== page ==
News: How Spam Went from Hated Ration to Cult Classic

How Spam Went from Hated Ration to Cult Classic

Whether you simply can't stand it or consider it a separate food group (or not food at all), there's no denying that Spam is everywhere. America's favorite canned mystery meat got its humble beginning in Minnesota, but is now used in dishes and found in homes around the globe.

According to Hormel, 12.8 cans of Spam are eaten every second. So read on to discover how this sometimes-controversial lunchmeat has become a mealtime staple in the homes and hearts of Americans and people the world over.

Spamtown, USA

It all started in the town of Austin, Minnesota, where George A. Hormel decided to open a slaughterhouse and meatpacking facility in 1891. Little did he know that Hormel would become a trusted household name for millions of families around the country that craved this weirdly addictive lunchmeat.

Originally a deli staple, Spam was created after many years of trial and error because Jay Hormel, who took over the family business from his father, wanted a canned meat that was convenient for home use.

Hormel launched the "Meat of Many Uses" in 1937, and soon the canned meat product spread worldwide, literally, in the rations of soldiers during World War II.

While it's no mystery as to why Austin, MN is called "Spamtown," the origins of the name of the canned lunchmeat are not as clear. According to the Spam website, only a small circle of former Hormel Foods executives know the name's real meaning. Many spam historians claim it is a combination of the words "spice" and "ham;" others speculate that it's really an acronym for "Shoulder of Pork And Ham."

Either way, the easy-to-recall name has come to represent a more than 8 billion-can empire that's available in 44 countries around the world. A true global obsession indeed.

Image by cursedthing/Flickr

The Science Behind Spam

It took many tries for Hormel to perfect Spam as it is today. The issue with canned meat is that once it comes into contact with heat, the meat's cells break down and start to seep liquid, which can dry the meat out.

Not wanting to make jerky, Hormel finally found that a certain amount of heat and salt would preserve the meat yet retain moisture. Another key element to the process was vacuum-packing the loaves of lunchmeat.

Spam Goes Global in World War II

During World War II, Spam was one of the main rations for soldiers overseas—more than 150 million pounds of Spam were purchased by the military. The durable, easily transported source of protein would not spoil during shipping or while it sat on shelves with other rations. Turns out, though, that American GIs were not too thrilled about the whole meat-in-a-can thing. Hormel received piles of hate mail from unsatisfied soldiers who freely documented their disgust with the product.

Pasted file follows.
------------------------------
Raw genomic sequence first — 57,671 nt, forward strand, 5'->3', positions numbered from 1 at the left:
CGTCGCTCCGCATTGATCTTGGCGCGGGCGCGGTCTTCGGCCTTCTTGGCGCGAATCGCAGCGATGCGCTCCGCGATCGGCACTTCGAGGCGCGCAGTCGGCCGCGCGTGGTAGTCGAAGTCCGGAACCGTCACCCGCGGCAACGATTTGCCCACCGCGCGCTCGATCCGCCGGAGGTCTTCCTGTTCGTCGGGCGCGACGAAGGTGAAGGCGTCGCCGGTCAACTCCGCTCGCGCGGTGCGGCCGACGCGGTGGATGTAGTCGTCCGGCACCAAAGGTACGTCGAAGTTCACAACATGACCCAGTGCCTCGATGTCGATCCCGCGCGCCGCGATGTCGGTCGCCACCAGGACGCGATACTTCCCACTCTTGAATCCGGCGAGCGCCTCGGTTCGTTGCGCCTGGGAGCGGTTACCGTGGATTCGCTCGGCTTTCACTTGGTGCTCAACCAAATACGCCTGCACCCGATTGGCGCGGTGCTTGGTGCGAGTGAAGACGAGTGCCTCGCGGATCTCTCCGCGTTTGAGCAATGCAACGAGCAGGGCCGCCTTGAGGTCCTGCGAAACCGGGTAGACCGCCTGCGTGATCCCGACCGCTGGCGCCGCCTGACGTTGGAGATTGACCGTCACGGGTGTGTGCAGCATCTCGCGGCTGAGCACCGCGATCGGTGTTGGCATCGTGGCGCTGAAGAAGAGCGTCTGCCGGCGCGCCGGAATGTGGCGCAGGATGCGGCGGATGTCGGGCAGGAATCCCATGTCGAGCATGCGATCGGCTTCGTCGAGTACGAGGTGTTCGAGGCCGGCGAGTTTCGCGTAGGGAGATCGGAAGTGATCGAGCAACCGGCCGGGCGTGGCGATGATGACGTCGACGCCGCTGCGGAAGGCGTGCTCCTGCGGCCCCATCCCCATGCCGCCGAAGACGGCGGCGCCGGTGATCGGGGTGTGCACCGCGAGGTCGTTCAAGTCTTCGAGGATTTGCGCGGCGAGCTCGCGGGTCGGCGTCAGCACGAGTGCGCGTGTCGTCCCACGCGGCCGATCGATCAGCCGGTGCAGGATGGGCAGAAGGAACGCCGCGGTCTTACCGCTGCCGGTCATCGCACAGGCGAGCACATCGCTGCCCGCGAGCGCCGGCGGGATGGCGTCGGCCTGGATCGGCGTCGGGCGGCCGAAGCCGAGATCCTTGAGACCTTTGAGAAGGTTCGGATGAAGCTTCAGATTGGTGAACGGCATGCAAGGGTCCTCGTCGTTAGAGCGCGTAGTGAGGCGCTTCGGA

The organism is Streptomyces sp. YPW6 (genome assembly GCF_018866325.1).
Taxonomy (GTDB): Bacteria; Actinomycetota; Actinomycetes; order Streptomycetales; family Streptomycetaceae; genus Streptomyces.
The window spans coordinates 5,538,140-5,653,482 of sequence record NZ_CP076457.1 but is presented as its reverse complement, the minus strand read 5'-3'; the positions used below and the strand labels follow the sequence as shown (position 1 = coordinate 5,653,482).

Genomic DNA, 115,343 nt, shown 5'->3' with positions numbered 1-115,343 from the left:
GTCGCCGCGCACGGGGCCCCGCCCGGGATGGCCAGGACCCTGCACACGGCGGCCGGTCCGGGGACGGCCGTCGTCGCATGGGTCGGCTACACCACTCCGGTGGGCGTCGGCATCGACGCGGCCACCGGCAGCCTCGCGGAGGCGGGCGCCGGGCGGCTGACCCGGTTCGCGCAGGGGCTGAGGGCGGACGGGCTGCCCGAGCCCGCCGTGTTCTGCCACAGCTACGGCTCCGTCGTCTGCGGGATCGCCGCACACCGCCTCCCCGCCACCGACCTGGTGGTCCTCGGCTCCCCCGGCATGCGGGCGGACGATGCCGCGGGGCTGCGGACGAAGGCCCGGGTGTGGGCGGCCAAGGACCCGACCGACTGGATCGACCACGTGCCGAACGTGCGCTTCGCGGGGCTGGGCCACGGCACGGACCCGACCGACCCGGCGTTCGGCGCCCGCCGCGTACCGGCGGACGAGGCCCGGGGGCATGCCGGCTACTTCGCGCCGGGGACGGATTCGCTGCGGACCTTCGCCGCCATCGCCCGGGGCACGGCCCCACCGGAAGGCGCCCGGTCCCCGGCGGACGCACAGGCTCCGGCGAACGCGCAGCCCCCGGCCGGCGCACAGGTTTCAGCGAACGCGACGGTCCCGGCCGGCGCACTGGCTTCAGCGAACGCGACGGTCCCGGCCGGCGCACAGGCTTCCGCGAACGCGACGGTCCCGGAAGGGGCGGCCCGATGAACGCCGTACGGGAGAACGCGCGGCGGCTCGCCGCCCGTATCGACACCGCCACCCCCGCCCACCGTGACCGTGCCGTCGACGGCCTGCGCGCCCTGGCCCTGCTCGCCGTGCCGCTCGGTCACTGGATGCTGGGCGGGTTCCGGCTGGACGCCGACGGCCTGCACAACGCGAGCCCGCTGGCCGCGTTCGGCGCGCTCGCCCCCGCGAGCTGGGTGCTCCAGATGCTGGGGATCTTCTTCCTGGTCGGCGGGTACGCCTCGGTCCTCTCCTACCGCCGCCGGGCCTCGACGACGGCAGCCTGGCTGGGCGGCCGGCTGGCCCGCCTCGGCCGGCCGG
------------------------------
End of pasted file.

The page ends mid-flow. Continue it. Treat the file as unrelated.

After World War II, Spam gained popularity in American homes due to its convenience and affordability. It quickly became a best friend of the 1950's housewife, appearing at breakfast alongside many an egg and at lunch as the star ingredient in sandwiches.

A Hawaiian Obsession

I have to admit that I was not always a member of "Team Spam" and only crossed over after trying musubi on a trip to Hawaii. The dish is made with fried spam and rice in a sushi-style presentation.

Since World War II, Spam has been taken to a whole new level out on the Islands, where supermarkets have half an aisle dedicated solely to the many flavors of this cherished protein. From jalapeño Spam to teriyaki Spam, in Hawaii there is guaranteed to be a flavor to satisfy any meat eater out there.

If you are still on the fence about Spam, try making your own musubi, using Serious Eats' recipe. You will quickly become a Spam convert!

Spam's Global Influence

When Spam became readily available in parts of Asia during and after World War II, many countries there incorporated the lunch meat into their own dishes. The result was an explosion of insanely popular new fusion dishes, particularly in Japan and Korea.

For an international take on Spam, try your hand at budae jjigae (army stew) by blogger Hyosun Ro. This dish was originally created by cleverly repurposing the surplus meat from the US military bases in Korea, and it quickly became a cult favorite.

Image by Hyosun/Korean Bapsang

Three Cheers for Spam!

Spam may be an acquired taste, but once you're a diehard fan, there are endless recipes using this beloved lunchmeat. Next time you have a hankering for Spam, try preparing it with a Korean twist or roll it into sushi, and impress your friends and family with the storied history of this popular canned meat!

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Photos by Julia Kitlinski-Hong/FoodHacks (unless otherwise noted)

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